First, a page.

The government’s Centre for the Resolution to Emergency Situations claimed to have uncovered a plot to overthrow the monarchy and said “intelligence” confirmed the “plot.” Indeed, the bitter Thawil Pliensri, the former secretary-general of the National Security Council “confirmed” the “plot.” The map included key leaders of the United Front for Democracy against Dictatorship, members of the Puea Thai Party and former banned politicians, academics and hosts of community radio programs. Then Prime Minister Abhisit welcomed the uncovering of the “plot.”

CRES spokesman and then Colonel Sansern Kaewkamnerd, who just happens to be the current dictatorship’s chief propagandist, repeatedly declared this plot a red shirt effort to bring down the monarchy.

We could go on, but let’s look at the current “plot,” which not coincidentally comes from the same military leaders who were in place in when the above “mapping” of a republican plot was invented. It is the same coterie of coup plotters (and that was a real plot) that repeatedly accused Ko Tee or Wuthipong Kachathamakul of various anti-monarchy plots and he was “disappeared” from Laos, presumably by the junta’s henchmen-murderers.

In the new “plot,” Deputy Dictator General Wongsuwan has declared:

Anti-monarchy cells are conspiring to disrupt the funeral of His Majesty the Late King this month, deputy junta chairman Prawit Wongsuwan said Monday.

Gen. Prawit described the alleged agitators as those who “have ill intentions toward the monarchy.” Although he gave no details, he said full-scale security measures would be implemented throughout the rites to place over several days culminating with the Oct. 26 cremation.

Prawit added that “[a]uthorities have learned of threats inside and outside the country, especially from those who oppose and have negative thoughts about ‘the [royal] institution’…”. He put “security forces” on “full alert.”

Careful readers will have noticed that the first mention of this “plot” came from The Dictator General Prayuth Chan-ocha almost two weeks ago.

Army chief General Chalermchai Sitthisart “refused to elaborate in detail on the supposed threat in the latest intelligence report” but still declared that “[t]hose involved were among the ‘regular faces’ abroad wanted on lese majeste charges, but who still incite negative feelings towards the monarchy among supporters through social media.”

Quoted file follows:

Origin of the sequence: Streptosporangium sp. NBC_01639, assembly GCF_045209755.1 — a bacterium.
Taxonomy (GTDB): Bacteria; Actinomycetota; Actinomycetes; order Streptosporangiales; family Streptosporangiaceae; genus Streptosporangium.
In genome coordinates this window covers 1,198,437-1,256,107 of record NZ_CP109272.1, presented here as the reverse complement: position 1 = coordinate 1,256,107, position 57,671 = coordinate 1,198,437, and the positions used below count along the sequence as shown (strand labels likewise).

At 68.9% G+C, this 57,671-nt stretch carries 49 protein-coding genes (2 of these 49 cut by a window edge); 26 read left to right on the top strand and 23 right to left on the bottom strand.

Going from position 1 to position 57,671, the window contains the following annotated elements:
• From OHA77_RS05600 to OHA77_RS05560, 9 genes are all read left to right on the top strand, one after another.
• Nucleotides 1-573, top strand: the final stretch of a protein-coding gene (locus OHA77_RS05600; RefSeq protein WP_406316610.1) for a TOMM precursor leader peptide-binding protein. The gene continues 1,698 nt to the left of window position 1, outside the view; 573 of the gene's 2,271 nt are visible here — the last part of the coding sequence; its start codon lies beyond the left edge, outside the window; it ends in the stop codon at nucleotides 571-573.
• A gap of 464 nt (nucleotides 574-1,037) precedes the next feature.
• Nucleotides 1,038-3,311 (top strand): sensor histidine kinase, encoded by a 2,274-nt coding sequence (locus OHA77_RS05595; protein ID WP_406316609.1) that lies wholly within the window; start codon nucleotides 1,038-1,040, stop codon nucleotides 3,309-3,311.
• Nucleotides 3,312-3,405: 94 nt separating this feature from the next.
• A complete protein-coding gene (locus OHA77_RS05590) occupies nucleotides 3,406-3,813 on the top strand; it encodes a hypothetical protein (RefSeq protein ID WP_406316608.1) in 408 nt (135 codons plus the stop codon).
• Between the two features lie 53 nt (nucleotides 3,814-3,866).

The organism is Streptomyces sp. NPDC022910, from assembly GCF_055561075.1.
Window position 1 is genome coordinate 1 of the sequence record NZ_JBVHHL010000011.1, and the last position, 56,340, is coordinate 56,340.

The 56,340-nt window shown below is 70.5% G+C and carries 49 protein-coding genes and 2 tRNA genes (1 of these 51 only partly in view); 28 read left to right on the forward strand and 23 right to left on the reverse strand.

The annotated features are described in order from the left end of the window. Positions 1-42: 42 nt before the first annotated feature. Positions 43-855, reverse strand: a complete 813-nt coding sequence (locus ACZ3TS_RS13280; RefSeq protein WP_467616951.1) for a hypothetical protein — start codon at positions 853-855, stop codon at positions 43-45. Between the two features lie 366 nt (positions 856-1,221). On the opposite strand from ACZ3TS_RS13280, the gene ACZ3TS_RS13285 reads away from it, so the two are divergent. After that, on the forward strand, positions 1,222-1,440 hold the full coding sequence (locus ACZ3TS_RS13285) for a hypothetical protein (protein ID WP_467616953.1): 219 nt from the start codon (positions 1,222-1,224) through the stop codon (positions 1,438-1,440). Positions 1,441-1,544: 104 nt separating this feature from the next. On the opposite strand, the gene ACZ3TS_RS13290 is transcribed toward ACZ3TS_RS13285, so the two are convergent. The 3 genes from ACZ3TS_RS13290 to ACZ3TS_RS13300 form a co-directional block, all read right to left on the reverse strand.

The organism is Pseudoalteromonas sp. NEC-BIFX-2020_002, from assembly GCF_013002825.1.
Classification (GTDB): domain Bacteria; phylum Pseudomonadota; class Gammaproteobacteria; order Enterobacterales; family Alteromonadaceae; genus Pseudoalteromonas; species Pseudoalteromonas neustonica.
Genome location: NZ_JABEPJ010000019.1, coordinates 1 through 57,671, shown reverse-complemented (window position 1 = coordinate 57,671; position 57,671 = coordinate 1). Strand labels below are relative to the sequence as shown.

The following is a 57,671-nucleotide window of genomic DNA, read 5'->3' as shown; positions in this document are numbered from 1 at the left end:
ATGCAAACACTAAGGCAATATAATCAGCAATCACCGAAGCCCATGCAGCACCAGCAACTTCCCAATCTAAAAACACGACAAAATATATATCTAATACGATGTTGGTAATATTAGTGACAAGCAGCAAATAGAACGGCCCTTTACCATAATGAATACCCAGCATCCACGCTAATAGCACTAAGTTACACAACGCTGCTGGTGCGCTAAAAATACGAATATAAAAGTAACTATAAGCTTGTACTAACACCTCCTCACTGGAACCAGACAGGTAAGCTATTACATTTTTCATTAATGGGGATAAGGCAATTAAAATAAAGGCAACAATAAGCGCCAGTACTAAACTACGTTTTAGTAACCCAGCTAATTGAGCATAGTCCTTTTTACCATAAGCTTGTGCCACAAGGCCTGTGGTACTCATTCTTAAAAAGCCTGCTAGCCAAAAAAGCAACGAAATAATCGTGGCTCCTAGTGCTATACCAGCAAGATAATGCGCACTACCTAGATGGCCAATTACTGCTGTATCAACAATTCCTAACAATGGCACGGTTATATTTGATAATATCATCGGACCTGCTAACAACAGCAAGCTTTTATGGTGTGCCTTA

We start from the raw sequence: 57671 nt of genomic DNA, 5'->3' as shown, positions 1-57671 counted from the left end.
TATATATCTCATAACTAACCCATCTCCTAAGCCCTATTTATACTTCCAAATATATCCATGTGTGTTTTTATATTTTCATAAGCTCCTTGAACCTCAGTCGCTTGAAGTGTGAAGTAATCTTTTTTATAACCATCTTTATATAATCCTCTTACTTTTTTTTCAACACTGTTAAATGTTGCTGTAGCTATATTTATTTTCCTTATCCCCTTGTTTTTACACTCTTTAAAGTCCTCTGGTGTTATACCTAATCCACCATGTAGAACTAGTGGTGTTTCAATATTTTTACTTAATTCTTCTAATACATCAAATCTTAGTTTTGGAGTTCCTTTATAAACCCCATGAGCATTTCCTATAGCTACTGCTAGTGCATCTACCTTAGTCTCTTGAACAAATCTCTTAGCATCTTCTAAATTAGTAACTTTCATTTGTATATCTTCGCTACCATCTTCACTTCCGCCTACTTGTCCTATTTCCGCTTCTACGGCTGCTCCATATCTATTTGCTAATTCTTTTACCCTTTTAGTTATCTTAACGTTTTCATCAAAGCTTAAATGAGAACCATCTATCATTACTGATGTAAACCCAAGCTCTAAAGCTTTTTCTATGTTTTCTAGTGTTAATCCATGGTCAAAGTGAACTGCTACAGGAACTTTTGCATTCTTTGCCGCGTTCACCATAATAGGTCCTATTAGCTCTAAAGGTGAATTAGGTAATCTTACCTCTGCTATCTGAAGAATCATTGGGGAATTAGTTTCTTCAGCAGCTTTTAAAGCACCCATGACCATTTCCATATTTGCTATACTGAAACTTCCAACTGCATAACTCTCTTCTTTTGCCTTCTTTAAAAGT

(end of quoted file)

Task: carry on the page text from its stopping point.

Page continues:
The fingerprints on this concoction are those who have regularly invented plots for political purposes. That’s the military. They read all kinds of social media and put 1 and 1 together and come up with anti-monarchy plot.

We tend to agree with Pavin Chachavalpongpun, who is reported as saying:

The cremation provides an opportunity for the security forces to strengthen their position politically using critics of the monarchy as an excuse to increase the state’s heavy handed policy to control society more tightly…. Critics of the monarchy hardly pose a threat considering how much they have been suppressed since the coup….

The cremation and the coronation that will follow are critical political events for the military dictatorship. They want to be seen to be ensuring that everything runs smoothly for both events as the junta moves to stay in power, “election” or “no election.”  Finding a “plot” can make them look even more like the “protectors” of the monarchy.

Update: We don’t know why, but Khaosod’s most recent report on this “plot” seems to be supportive of the the junta’s claims. The claims this report makes amount to little more than reporting chatter. Similar chatter has been around for some time, encouraging individual acts that do not amount to anything like rebellion or disruption.

Some of the material that has been circulated may well derive from the state’s intelligence operatives seeking to disrupt and identify red shirts.  The thing about concocting a plot as a way to discredit your opponents is that there has to be elements in it that seem, at least on a initial view, feasible and believable. That was the point of the diagram produced above, naming persons known to be anti-monarchy. Putting them in a plot is something quite different.